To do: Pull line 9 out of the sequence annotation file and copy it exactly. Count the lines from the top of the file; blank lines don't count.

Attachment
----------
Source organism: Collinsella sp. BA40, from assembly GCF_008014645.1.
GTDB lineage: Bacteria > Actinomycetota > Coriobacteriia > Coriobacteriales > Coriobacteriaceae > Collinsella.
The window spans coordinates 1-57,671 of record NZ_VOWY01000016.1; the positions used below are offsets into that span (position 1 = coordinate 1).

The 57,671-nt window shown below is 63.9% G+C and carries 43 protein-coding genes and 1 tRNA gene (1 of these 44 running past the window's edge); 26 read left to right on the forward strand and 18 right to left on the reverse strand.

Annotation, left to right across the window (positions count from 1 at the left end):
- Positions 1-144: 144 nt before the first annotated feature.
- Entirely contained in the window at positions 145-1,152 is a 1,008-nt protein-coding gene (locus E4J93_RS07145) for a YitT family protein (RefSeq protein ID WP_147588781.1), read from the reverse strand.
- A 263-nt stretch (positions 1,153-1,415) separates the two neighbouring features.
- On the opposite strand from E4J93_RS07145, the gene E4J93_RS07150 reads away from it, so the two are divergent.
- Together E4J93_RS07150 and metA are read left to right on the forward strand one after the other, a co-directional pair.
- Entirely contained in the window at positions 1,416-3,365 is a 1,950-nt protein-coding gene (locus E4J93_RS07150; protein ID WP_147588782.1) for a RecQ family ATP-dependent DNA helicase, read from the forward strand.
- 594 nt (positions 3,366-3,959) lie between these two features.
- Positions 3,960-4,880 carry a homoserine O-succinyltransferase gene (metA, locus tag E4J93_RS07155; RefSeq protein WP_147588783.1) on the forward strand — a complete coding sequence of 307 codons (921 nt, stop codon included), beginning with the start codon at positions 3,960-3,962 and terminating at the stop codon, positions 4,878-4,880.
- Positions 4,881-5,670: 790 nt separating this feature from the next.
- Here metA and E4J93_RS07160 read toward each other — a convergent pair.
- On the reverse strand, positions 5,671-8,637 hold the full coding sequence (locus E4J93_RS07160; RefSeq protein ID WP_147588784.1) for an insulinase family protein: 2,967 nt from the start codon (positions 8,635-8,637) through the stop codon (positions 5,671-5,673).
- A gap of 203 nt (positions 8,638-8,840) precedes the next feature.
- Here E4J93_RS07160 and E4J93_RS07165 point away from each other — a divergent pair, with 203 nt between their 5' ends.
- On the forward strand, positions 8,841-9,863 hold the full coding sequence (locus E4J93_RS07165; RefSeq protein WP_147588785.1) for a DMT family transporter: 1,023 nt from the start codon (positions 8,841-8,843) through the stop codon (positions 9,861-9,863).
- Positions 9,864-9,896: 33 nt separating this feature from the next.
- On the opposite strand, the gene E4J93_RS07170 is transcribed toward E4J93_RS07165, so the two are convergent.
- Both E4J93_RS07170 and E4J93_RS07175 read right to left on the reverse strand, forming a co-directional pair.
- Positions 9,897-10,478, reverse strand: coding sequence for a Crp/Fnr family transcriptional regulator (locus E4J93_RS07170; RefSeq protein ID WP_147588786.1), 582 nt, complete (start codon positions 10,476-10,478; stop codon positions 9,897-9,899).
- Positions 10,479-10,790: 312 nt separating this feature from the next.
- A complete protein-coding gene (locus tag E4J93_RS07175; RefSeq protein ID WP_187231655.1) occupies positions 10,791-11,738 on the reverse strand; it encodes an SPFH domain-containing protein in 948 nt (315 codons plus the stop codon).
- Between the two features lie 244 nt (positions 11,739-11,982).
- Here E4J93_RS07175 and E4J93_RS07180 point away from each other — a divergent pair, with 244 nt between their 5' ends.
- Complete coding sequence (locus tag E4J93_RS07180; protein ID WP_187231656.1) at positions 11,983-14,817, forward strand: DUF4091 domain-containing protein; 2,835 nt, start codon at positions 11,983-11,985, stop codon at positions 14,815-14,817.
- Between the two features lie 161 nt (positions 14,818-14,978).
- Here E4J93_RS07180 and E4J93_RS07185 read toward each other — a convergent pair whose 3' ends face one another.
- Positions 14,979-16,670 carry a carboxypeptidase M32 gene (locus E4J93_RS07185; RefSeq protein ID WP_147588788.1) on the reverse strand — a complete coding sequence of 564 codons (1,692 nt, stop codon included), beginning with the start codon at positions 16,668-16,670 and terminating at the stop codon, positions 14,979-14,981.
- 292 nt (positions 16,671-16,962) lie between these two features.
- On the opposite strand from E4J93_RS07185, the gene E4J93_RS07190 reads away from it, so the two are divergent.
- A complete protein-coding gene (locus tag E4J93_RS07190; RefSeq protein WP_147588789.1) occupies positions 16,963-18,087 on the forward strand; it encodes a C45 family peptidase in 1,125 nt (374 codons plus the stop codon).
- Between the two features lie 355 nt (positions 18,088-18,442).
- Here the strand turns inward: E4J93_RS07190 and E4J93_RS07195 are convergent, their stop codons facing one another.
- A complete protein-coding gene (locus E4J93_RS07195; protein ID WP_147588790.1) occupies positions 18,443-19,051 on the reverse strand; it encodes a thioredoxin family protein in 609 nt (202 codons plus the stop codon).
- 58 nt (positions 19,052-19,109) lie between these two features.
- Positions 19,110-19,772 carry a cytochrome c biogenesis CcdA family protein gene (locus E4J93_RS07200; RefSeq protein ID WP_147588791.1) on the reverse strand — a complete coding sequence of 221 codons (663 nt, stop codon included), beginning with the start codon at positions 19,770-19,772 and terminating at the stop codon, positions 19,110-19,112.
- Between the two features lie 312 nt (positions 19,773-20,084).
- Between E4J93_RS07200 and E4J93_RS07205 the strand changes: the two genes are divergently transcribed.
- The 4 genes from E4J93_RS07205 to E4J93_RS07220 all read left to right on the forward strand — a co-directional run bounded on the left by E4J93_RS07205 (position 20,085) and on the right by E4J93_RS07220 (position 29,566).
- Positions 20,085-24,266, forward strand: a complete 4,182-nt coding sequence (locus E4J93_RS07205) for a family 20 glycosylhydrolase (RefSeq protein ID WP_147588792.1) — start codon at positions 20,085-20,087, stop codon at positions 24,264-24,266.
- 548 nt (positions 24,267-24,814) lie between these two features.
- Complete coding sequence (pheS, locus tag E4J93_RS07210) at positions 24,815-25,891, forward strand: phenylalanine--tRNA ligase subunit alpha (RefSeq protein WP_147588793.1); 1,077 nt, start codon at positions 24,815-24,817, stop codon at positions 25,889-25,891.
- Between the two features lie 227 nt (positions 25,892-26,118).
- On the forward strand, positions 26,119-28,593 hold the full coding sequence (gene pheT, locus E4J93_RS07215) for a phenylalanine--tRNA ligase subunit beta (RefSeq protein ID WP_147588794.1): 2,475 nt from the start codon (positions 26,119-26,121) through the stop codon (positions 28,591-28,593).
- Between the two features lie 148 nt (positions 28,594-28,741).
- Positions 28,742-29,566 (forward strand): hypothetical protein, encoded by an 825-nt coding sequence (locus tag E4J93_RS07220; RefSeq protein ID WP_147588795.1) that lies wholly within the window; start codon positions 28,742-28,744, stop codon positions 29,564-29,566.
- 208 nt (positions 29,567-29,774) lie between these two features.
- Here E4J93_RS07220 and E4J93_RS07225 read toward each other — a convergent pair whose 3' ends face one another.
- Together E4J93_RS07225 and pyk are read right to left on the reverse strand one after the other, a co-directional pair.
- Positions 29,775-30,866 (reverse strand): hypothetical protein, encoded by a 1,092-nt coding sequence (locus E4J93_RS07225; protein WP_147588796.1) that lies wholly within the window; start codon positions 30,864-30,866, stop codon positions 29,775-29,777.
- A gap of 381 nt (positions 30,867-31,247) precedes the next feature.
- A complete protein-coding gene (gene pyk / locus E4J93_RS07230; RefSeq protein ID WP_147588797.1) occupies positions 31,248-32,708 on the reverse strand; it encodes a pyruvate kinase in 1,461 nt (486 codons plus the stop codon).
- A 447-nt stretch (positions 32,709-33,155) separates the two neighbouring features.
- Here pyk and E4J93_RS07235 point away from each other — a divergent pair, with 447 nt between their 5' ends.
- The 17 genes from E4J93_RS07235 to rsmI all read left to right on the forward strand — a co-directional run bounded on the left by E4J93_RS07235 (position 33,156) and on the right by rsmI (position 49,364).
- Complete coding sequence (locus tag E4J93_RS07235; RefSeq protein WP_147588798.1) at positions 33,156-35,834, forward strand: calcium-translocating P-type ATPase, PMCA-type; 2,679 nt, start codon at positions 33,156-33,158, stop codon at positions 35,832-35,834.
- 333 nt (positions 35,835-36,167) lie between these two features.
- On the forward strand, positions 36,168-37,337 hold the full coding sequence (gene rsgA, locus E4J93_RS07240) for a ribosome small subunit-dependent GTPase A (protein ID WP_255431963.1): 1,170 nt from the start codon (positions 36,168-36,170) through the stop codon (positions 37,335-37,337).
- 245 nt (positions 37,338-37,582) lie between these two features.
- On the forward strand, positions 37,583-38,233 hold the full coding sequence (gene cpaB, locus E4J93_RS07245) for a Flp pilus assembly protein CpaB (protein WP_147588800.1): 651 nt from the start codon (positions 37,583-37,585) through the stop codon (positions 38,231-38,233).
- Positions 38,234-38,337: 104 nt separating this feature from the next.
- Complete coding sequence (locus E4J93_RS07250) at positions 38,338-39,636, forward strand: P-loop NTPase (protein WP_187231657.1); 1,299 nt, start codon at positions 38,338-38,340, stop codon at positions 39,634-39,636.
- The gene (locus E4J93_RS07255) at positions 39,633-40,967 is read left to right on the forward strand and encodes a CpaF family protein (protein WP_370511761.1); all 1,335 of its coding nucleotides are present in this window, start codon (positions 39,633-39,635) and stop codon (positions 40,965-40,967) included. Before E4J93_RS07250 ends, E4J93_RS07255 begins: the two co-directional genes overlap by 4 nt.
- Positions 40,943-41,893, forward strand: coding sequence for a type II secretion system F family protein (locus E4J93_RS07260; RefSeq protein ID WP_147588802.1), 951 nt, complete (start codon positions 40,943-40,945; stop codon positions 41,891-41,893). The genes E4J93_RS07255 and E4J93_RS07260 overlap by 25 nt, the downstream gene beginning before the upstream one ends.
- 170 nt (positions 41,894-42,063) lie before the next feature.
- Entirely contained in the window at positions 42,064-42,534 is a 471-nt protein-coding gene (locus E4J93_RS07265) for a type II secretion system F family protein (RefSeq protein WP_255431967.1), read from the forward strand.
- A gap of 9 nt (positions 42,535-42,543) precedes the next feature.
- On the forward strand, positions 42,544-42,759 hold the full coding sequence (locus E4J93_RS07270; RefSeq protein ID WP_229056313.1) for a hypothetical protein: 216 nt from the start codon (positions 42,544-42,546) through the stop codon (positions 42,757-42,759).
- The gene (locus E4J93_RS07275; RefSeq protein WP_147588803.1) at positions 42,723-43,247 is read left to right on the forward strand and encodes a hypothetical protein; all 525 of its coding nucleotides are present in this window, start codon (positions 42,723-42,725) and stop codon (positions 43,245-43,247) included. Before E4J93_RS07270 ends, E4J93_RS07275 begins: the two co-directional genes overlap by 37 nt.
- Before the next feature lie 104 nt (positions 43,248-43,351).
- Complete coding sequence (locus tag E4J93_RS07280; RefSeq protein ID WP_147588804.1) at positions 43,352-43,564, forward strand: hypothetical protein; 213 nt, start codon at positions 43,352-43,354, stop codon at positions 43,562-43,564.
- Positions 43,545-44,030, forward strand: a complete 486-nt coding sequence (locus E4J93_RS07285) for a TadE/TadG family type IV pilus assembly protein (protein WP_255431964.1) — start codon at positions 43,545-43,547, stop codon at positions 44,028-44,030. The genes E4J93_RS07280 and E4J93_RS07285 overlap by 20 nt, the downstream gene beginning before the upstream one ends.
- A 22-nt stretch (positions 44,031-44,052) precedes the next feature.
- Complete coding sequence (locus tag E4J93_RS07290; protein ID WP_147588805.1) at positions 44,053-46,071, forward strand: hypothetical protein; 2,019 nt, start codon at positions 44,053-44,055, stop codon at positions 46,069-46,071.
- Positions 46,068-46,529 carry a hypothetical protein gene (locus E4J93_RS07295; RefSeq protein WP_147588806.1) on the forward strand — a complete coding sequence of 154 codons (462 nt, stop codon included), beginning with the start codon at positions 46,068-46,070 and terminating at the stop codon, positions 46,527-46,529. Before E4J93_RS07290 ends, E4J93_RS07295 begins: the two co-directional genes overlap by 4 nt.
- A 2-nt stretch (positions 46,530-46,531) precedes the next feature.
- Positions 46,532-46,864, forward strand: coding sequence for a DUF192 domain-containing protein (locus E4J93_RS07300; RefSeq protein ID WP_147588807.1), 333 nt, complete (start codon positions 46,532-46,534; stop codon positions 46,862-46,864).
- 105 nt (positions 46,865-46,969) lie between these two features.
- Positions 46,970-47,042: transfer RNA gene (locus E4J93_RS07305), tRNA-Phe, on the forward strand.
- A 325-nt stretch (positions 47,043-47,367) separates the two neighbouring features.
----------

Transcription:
- On the opposite strand from E4J93_RS07145, the gene E4J93_RS07150 reads away from it, so the two are divergent.